As the population of residents in the basin continues to grow, the need for coexisting with wildlife is ever so imperative. Traditionally, bears would seek out grasses, roots and shoots as their first source of natural food out of hibernation but as humans have moved into their natural ecosystem, they have grown accustomed to the reliability of trash.
LTWC and Bear League urge communities to persuade the bears to stay away from trash and return to eating their natural food sources by securing access to trash.
Many are familiar with the sound of the song dog as the coyote has become a true symbol of the west. Known for their bushy tails and loud yips, coyotes are omnivores and their diet consists of mice, insects, snakes, lizards, rabbits, rats, voles and other small mammals which make up about 80% of their diet along with vegetables and fruit.
Because the coyote is a scavenger, their diet helps keep rodent and rabbit populations in check while also cleaning up the roads by consuming roadkill. “Rodent population would be out of control without coyotes,” said Upton. “Their habitat is shrinking and becoming surrounded by development. Our wildlife is here for a reason and they have their place, education is huge.”
While coyotes are frequently targeted, they are part of the landscape and traditional culture of the area. The coyote has a significant role in the creation story of the Washoe people as Gewe (the coyote) brought the people to the homeland surrounding Lake Tahoe.
Wolves have also been part of the traditional knowledge of the Washoe from the 1800s. In stories, the coyote and the wolf are sometimes even intermixed.
Mountain lions, who are distinguishable from bobcats because of their long tails, are rarely seen in the basin, but have been spotted mostly at Kingsbury and Tahoe Mountain. Mountain lions are also known as cougars, panthers, or pumas and these big cats can even weigh between 65 and 150 pounds. Upton says that about 90% of the calls they recieve about mountain lions turn out to be bobcats. As top predators, mountain lion’s keep other species’ populations balanced while keeping habitats from being overgrazed.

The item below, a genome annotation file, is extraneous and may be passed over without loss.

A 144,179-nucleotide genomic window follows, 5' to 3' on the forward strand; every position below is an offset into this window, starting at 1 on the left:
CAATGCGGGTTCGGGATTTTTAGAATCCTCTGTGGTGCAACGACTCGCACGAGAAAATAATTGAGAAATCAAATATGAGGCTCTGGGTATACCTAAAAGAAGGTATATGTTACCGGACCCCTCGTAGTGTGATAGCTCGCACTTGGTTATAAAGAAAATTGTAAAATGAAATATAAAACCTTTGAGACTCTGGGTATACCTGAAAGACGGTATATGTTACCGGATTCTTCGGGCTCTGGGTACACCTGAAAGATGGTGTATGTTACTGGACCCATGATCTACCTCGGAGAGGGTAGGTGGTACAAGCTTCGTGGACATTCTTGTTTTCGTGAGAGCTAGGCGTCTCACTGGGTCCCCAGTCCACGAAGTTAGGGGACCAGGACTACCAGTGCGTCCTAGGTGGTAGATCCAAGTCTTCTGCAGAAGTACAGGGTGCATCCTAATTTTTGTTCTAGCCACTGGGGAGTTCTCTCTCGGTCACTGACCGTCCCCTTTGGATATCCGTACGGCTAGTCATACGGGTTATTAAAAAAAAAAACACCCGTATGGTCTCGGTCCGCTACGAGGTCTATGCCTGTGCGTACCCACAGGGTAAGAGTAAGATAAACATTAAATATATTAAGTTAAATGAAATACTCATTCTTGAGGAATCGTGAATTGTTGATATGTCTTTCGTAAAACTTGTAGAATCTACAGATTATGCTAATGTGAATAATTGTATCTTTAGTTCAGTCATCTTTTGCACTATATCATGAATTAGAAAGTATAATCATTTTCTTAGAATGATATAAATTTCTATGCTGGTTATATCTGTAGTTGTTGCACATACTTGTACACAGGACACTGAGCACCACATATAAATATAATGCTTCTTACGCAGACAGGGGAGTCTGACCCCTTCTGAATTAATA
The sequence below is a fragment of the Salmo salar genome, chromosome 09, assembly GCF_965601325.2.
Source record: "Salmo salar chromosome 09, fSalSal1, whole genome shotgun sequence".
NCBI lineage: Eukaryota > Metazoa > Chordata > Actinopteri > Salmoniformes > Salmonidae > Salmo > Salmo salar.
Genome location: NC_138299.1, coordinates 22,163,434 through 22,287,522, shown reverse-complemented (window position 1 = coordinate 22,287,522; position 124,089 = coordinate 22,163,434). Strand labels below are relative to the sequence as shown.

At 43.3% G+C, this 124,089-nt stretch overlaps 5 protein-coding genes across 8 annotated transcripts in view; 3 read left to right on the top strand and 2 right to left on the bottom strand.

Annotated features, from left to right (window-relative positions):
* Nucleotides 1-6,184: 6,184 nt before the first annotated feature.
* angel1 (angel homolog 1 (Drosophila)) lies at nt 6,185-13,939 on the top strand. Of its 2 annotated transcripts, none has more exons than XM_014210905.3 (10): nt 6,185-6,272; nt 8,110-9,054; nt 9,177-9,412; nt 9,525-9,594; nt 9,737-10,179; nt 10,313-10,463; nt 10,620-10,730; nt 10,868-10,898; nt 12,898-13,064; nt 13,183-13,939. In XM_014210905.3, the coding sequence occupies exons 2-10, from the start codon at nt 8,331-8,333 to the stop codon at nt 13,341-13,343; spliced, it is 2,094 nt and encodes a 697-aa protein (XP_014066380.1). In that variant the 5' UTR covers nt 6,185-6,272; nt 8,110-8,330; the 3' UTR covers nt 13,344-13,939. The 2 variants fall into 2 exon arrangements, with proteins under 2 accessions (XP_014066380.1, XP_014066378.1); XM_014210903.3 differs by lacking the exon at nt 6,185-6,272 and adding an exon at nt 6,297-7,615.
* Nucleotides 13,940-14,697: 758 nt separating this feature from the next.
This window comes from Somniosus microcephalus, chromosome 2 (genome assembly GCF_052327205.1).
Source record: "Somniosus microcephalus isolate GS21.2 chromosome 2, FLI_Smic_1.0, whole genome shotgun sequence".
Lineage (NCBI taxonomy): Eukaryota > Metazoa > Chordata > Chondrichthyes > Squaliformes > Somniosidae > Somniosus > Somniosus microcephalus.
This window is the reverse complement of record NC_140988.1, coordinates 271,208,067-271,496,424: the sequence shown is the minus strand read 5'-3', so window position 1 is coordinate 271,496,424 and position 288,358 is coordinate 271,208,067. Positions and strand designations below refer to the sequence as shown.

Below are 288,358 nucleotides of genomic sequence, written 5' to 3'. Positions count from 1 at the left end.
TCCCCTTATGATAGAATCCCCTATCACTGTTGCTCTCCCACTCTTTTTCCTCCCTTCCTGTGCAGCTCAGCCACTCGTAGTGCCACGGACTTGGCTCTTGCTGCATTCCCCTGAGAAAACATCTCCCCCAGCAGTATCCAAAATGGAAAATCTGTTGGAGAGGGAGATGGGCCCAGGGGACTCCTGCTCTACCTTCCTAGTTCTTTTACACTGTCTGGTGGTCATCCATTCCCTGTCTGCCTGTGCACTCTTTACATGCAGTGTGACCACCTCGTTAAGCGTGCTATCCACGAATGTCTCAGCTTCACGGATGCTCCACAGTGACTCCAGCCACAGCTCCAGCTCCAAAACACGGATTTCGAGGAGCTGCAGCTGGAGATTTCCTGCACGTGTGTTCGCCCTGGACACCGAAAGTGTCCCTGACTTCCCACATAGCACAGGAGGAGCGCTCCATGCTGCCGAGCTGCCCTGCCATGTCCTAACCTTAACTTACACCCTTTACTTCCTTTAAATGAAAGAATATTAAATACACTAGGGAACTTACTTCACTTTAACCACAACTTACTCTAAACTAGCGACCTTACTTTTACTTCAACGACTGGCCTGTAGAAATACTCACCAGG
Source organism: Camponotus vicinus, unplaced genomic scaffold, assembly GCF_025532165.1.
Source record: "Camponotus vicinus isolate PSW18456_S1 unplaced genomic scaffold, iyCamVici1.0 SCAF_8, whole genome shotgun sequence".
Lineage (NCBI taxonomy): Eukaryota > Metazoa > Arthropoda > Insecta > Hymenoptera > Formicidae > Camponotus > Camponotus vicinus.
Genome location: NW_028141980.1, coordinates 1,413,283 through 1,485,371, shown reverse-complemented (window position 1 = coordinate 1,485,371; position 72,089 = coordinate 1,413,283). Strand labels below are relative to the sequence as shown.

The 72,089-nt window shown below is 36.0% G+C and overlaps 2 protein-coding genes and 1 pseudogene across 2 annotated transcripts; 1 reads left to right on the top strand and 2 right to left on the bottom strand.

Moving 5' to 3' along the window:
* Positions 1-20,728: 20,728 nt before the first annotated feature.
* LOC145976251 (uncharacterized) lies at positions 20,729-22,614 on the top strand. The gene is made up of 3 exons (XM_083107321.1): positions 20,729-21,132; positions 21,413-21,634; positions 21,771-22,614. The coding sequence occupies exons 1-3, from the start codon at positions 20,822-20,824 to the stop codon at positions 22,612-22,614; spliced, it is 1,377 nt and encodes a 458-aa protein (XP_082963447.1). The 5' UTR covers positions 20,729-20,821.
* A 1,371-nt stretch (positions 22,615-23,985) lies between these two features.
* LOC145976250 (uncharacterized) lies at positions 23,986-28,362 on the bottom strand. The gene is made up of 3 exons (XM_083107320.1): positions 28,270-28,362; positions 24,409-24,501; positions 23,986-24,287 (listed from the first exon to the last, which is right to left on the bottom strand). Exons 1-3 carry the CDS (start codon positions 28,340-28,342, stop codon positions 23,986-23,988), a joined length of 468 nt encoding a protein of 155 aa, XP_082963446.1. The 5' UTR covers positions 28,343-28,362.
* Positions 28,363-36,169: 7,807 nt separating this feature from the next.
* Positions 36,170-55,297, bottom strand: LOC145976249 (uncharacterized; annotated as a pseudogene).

“Coyotes and mountain lions need to be in our ecosystem,” said Fillmore. “When we look at predators as a danger, we don’t realize their benefit.”
Fillmore said that the Washoe Tribe have mutual respect with mountain lions and that “these animals have every right to be here as we do.”
Bobcats have short “bobbed” tails and look similar to a larger version of a regular house cat, especially when they are young.
Upton says that the basin didn’t historically have bobcats, but after a huge boom in the rabbit population roughly a decade ago, she had seen more. “The evolution of wildlife keeps changing here,” said Upton.
If you are lucky enough to see one of these marmots, it means you are probably at high elevation during the summer months as they hibernate in the winter. Known for their high-pitched screeches, marmots are also sometimes called groundhogs or woodchucks.
The Washoe Tribe would have seasonal gatherings at Lake Tahoe and the mountain whitefish was one of the fish that made up a big part of their diet. After European contact, the accessibility changed and soon the species became overfished as settlers would take wagon loads to Reno and Virginia City.
Golden-Mantled Ground Squirrel
The golden-mantled ground squirrel has white stripes going down their back. The little critters are known to eat nuts, seeds, grasses, fruits and carrion. These squirrels are also often confused with a chipmunk, but are quite larger.
Douglas squirrels, also known as chickerees usually have dark brown backs with a bushy dark tail and silver tips. As a Tahoe staple, these little critters are usually heard chatting away with another as they run around their forest playground. Fun fact about these squirrels is that they are also monogamous.
While it might be hard to distinguish a swallow in the sky, they are notorious for their mud nests and harmonious songs. They usually have blue backs, silver wings and can be found throughout the basin. “They are a very beneficial species. Swallows are known for eating thousands of mosquitos,” said Upton.
“We live amongst wildlife and it’s an honor to,” said Upton. “Wildlife is here to stay.”
Editor’s note: This story appears in the 2021 summer edition of Tahoe Magazine.